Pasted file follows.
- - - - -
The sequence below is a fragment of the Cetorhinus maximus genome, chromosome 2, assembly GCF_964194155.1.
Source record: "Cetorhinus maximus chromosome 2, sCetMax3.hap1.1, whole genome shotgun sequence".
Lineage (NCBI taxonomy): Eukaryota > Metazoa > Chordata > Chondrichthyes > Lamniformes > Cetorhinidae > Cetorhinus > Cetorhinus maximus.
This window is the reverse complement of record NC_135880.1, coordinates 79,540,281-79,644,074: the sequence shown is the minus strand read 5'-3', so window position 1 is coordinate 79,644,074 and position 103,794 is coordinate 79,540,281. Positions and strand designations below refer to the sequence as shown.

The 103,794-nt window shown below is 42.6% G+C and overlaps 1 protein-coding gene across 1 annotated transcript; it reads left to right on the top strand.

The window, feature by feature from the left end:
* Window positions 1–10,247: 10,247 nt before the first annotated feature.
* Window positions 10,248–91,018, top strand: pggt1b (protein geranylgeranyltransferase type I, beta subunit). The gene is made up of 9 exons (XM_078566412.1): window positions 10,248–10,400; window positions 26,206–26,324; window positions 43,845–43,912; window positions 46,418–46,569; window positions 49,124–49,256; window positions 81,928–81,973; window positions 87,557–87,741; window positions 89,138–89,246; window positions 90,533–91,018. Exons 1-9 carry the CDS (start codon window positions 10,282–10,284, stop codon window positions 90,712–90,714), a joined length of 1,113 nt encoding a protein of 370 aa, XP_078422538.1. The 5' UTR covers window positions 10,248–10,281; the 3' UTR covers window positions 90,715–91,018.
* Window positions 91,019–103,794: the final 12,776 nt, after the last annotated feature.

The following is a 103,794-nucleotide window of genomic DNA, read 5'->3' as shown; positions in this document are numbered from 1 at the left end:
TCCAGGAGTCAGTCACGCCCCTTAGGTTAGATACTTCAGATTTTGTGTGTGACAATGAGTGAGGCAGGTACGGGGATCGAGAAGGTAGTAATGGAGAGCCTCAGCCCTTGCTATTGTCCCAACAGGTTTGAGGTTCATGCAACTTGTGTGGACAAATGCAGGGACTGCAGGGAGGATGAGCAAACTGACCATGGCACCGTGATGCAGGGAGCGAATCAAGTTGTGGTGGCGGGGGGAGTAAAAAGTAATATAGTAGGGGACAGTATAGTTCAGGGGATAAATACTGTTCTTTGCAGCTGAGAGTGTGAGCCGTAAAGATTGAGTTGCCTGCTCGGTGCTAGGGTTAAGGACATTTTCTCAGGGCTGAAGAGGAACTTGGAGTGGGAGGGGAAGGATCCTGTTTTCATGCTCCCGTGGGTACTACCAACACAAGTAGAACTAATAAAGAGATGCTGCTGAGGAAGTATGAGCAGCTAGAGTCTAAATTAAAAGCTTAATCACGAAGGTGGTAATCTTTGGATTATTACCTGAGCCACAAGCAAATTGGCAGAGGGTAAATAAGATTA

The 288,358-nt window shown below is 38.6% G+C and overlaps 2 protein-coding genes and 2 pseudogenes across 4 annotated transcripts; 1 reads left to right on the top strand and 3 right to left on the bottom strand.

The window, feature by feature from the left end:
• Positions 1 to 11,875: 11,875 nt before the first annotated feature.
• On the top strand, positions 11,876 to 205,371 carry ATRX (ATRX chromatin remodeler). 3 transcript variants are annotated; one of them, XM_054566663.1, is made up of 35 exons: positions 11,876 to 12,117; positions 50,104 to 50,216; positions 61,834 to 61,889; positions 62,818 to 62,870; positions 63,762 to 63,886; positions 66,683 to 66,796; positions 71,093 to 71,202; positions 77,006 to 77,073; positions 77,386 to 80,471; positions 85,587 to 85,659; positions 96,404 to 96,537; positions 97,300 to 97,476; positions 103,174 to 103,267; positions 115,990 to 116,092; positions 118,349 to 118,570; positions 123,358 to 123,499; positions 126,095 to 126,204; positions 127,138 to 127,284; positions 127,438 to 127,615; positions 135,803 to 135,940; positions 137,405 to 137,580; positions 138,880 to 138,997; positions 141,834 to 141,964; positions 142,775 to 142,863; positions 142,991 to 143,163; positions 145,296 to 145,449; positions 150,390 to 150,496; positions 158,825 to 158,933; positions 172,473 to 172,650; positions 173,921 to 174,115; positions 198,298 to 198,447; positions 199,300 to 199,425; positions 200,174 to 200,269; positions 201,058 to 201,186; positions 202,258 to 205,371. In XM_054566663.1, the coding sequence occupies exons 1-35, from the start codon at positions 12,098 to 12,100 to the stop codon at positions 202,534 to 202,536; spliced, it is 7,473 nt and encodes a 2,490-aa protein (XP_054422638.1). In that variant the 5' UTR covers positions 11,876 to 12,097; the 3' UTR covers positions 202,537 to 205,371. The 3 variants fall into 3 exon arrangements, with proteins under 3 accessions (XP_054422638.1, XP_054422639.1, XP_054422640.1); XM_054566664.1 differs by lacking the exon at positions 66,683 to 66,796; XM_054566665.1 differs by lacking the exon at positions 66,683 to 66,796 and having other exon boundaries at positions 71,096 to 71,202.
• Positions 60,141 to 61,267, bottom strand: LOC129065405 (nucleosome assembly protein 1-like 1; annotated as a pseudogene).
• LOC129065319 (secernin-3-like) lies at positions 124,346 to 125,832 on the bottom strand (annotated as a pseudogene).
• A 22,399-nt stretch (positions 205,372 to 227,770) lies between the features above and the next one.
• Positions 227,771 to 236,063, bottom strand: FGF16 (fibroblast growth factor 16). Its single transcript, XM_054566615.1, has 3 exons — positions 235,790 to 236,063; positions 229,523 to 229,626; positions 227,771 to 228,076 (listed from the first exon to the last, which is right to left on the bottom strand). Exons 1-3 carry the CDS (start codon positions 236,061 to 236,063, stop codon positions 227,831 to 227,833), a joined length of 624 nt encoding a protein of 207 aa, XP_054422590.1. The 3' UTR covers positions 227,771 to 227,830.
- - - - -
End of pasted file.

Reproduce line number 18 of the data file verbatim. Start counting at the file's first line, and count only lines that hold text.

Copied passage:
• A 22,399-nt stretch (positions 205,372 to 227,770) lies between the features above and the next one.